Now, just poke two eye-holes for the ghost. As for the Romans, simply tie them in a knot on their shoulder, put a gold rope around their waist, presto-chango, done! (be sure they wear shorts and a t-shirt, this is a kid-friendly show you know!)

As for the golden rope, yep, I’ve done the work for you, you can find that here on Amazon! At 18 yards in length, it’s enough for about 8-10 kids.

See you on the stage!


the cast in toga bed sheets

Julius Caesar cast

toga bed sheets

Pompey and his minions

Caesar's ghost costume bed sheets

Go away, Caesar’s ghost!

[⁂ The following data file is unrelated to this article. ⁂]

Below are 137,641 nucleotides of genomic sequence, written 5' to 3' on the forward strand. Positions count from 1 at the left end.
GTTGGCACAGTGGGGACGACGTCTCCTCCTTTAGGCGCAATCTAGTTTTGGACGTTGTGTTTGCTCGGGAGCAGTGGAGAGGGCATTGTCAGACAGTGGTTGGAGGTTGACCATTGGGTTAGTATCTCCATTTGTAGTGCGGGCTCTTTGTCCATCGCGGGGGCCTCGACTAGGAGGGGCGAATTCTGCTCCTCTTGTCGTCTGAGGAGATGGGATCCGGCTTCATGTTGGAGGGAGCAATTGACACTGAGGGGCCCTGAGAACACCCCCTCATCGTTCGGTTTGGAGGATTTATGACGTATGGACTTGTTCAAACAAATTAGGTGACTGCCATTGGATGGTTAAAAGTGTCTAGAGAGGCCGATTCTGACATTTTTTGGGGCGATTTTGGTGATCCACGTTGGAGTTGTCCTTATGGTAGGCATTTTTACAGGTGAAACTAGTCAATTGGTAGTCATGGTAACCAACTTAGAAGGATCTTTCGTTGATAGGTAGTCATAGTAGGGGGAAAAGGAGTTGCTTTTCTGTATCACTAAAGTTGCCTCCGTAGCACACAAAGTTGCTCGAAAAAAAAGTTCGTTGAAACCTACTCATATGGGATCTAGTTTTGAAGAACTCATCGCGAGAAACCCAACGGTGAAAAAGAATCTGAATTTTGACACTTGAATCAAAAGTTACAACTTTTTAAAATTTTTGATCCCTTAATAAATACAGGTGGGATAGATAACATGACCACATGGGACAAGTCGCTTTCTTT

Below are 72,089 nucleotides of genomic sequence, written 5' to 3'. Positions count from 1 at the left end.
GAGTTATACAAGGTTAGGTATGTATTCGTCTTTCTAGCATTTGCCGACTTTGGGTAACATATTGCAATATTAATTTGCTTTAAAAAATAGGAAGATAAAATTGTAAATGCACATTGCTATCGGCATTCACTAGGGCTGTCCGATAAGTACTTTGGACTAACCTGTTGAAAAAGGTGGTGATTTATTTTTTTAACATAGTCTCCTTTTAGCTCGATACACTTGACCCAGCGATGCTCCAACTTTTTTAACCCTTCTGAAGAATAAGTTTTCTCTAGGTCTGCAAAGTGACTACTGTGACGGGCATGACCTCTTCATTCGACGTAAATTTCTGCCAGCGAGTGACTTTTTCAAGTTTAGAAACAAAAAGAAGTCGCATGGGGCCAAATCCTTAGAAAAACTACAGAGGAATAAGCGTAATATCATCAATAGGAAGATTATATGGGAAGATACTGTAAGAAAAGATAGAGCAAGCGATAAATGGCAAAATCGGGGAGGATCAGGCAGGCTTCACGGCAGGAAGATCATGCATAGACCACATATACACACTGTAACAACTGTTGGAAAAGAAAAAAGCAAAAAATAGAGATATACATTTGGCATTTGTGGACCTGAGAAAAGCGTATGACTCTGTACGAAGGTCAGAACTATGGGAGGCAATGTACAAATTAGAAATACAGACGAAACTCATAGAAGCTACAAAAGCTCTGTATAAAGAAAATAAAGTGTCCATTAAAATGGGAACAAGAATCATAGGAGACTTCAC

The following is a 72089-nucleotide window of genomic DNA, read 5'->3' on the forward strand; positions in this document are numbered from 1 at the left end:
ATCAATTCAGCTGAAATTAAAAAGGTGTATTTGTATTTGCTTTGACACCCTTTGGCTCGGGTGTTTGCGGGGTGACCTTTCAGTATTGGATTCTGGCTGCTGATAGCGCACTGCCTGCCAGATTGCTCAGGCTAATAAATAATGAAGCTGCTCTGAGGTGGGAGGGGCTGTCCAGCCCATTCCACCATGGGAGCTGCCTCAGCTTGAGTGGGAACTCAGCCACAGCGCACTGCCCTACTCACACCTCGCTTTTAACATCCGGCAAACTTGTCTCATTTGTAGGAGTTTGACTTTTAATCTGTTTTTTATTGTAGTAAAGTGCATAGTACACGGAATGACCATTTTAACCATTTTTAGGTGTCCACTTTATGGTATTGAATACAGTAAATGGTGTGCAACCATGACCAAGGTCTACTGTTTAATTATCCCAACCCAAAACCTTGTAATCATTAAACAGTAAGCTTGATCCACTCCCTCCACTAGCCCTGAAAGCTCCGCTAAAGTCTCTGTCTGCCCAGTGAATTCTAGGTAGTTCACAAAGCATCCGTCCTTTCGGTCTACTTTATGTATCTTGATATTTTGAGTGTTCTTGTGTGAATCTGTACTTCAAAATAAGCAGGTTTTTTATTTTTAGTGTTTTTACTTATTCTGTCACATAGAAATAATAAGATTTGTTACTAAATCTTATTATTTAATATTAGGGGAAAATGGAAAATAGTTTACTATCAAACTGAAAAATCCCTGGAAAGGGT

Simple and Free Caesar Costumes – Toga! was originally published on Shakespeare for Kids Books

Long John Silver Wooden Leg

So, I recently did the play, Treasure Island for Kids, and it was an absolute blast. However, when it came to costumes, those were relatively easy, until… Long John Silver.  How do I show a wooden leg on a kid, on stage? I can’t have him hoping around the entire time, bound to cause tripping issues.  I can’t…

Long John Silver Wooden Leg was originally published on Shakespeare for Kids Books

Shakespeare Tattoos – Kids LOVE them!

Ok, I just got these REALLY cool Shakespeare tattoos, and the kids are LOVING them! Several people have asked where they can get some, so I’ve put them on my website for you to buy if you want for your kids!  Enjoy!  OR I’ll send them free with any books you purchase!!!

kids shakespeare tattoos


Shakespeare Tattoos – Kids LOVE them! was originally published on Shakespeare for Kids Books

Macbeth vs. Macduff – Born or not born?